In 1016 the country passes into new ownership with the Vikings now in control of England in the person of Cnut. Unlike William the Conqueror 50 years later, Cnut is perfectly happy to 'go native' and embrace Saxon culture, ably supported by the ever-present Emma. In fact, things go so well he is even able to cast his eye towards dominion over his Scandinavian homeland. For a thousand years Cnut has mainly been remembered for thinking he could control the tide, but now his sights are set on our coveted Rex Factor!



You might also be interested to see how the History of England covers Cnut.

Discuss on the History Podcast Forum http://historicalpodcasts.freeforums.org/best-rex-factor-episode-so-far-t24.html

Thursday, 5 May 2011

Edmund Ironside and Cnut- History of England Dave Crowtherl


Edmund Ironside has one of the best sobriquets of any Saxon king.  Sadly it didn't translate into long run military success and he ended up dieing and the Dane Cnut became the undisputed king of England.

As this podcast has developed it has moved steadily into periods where more and more is known about what actually happened.  Although Dave gives every impression of having enjoyed the earlier ones immensely I have a feeling that listeners will find this podcast the best in the series yet mainly because with a clearer idea of what is going on everything is a lot a clearer which is much easier on the ear.  I would go so far as to say that although there is nothing wrong with the earlier ones, you might do well to start listening here.

http://historyofengland.typepad.com/blog/2011/04/16-edmund-ironside-and-cnut.html

Wednesday, 4 May 2011

Tuesday, 3 May 2011

The Best Defence is a Good Defence - History of Rome

Mike looks at the reforms of Diocletian and ranges a bit further into the various potential defensive strategies open to the Romans.  In particular, he dismisses the so called 'defense in depth' idea which has been very popular among military historians. Defending the empire was a full time job and required a lot of resources.  Changing the centuries old size of the legions was one way Diocletian made the army more flexible, but this probably didn't go so far as to actually deliberately allowing barbarians to enter Roman territory to make them easier to defeat.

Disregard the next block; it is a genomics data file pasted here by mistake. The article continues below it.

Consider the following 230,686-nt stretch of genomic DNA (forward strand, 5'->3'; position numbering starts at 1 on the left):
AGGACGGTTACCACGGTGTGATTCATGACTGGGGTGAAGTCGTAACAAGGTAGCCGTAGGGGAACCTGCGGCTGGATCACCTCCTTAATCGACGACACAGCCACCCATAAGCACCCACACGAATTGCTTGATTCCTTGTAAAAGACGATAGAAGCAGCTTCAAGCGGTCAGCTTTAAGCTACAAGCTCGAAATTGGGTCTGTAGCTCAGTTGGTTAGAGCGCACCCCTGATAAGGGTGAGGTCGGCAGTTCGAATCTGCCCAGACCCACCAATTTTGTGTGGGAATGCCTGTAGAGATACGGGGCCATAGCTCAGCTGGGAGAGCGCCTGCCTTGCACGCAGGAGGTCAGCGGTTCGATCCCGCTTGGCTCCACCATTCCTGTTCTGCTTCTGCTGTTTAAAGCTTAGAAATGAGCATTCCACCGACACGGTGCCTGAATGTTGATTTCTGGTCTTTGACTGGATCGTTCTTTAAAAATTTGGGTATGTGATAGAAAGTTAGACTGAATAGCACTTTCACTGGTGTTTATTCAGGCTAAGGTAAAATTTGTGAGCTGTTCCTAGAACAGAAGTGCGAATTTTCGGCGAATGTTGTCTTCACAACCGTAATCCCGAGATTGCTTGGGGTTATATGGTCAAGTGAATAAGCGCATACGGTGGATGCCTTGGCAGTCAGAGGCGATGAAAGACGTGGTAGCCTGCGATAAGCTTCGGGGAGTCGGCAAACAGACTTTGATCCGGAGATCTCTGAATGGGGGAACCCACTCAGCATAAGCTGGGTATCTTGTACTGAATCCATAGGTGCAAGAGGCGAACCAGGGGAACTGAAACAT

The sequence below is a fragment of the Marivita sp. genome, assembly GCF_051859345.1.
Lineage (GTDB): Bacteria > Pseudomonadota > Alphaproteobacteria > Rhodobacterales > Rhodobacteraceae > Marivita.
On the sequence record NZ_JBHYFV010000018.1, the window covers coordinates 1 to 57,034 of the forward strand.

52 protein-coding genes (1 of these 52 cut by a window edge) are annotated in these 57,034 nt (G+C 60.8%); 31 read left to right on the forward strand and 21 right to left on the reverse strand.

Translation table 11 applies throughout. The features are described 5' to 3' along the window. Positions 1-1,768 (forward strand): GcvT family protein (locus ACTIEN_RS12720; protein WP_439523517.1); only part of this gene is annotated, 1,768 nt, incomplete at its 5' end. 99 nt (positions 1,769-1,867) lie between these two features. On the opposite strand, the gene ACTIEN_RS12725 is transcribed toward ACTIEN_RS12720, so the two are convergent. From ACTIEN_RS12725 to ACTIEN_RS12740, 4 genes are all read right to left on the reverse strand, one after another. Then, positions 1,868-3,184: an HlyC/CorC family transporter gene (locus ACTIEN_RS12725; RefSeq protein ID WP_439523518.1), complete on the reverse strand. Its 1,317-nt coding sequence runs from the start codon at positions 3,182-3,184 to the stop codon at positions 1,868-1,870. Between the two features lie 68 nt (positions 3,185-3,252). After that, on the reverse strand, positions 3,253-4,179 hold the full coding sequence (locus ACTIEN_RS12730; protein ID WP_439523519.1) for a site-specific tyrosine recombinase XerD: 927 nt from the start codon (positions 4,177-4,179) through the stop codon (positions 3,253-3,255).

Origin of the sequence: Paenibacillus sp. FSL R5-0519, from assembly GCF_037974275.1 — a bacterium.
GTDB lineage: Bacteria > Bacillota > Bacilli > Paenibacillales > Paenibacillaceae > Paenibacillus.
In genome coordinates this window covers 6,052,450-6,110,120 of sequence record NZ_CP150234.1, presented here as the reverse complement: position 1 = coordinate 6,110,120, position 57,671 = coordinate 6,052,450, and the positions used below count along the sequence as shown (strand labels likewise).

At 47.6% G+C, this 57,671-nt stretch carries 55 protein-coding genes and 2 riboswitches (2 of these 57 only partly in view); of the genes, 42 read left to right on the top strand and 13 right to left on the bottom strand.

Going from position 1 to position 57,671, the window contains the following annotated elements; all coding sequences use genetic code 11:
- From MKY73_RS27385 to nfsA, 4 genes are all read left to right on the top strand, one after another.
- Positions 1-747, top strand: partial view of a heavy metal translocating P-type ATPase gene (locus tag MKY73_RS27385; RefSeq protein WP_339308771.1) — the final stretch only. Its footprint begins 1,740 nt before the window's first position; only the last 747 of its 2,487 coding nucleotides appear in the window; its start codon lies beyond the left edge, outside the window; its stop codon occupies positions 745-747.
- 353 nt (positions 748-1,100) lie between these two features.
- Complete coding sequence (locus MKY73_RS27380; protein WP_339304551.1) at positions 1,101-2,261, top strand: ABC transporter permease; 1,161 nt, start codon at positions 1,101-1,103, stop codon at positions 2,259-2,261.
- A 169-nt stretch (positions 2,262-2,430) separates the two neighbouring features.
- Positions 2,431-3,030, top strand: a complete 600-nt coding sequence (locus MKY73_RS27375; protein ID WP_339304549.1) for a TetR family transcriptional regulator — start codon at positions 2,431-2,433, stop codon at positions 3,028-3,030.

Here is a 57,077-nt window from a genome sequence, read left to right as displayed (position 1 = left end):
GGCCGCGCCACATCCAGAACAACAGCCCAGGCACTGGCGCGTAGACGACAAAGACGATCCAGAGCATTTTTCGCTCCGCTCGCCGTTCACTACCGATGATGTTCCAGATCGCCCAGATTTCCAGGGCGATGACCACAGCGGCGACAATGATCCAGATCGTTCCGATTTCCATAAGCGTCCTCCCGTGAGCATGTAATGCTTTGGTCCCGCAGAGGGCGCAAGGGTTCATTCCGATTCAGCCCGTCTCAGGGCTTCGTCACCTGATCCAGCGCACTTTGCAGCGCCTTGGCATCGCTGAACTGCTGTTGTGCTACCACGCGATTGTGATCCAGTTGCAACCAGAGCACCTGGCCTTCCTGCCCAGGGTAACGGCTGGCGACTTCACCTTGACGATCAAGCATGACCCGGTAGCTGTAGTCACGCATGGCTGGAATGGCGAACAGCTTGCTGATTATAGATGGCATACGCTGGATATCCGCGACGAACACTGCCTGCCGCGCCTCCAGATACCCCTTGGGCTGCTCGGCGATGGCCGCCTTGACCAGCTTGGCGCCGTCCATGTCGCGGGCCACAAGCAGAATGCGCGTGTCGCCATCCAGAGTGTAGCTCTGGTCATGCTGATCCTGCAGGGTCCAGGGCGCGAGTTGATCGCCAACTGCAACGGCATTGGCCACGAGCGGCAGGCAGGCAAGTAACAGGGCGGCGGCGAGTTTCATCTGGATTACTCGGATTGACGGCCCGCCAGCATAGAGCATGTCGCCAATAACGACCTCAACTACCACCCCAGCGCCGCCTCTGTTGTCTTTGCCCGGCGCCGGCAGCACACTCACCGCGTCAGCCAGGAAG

http://thehistoryofrome.typepad.com/the_history_of_rome/2011/02/125-the-best-defence-is-a-good-defence.html

Monday, 2 May 2011

Now this is weird, but worth a look - William Bury Songs from the Howling Sea - Ruairidh Anderson

This is a short video telling the story of a gruesome murderer who killed his wife and maybe some others in London, but ended up.... well I don't want to spoil the ending.  Worth checking out but I have a feeling it may be an acquired taste for some.


http://www.songsfromthehowlingsea.com/wk-44-william-bury-video/

Sunday, 1 May 2011

Six Emperors at the same time- History Books Review Colin Sanders


Despite the best efforts of Diocletian, the political situation in the Roman Empire after he resigned was confused and confusing.  Colin artfully picks us through a complex situation.

http://historybooksreview.blogspot.com/2011/03/six-emperors-at-same-time-gibbons.html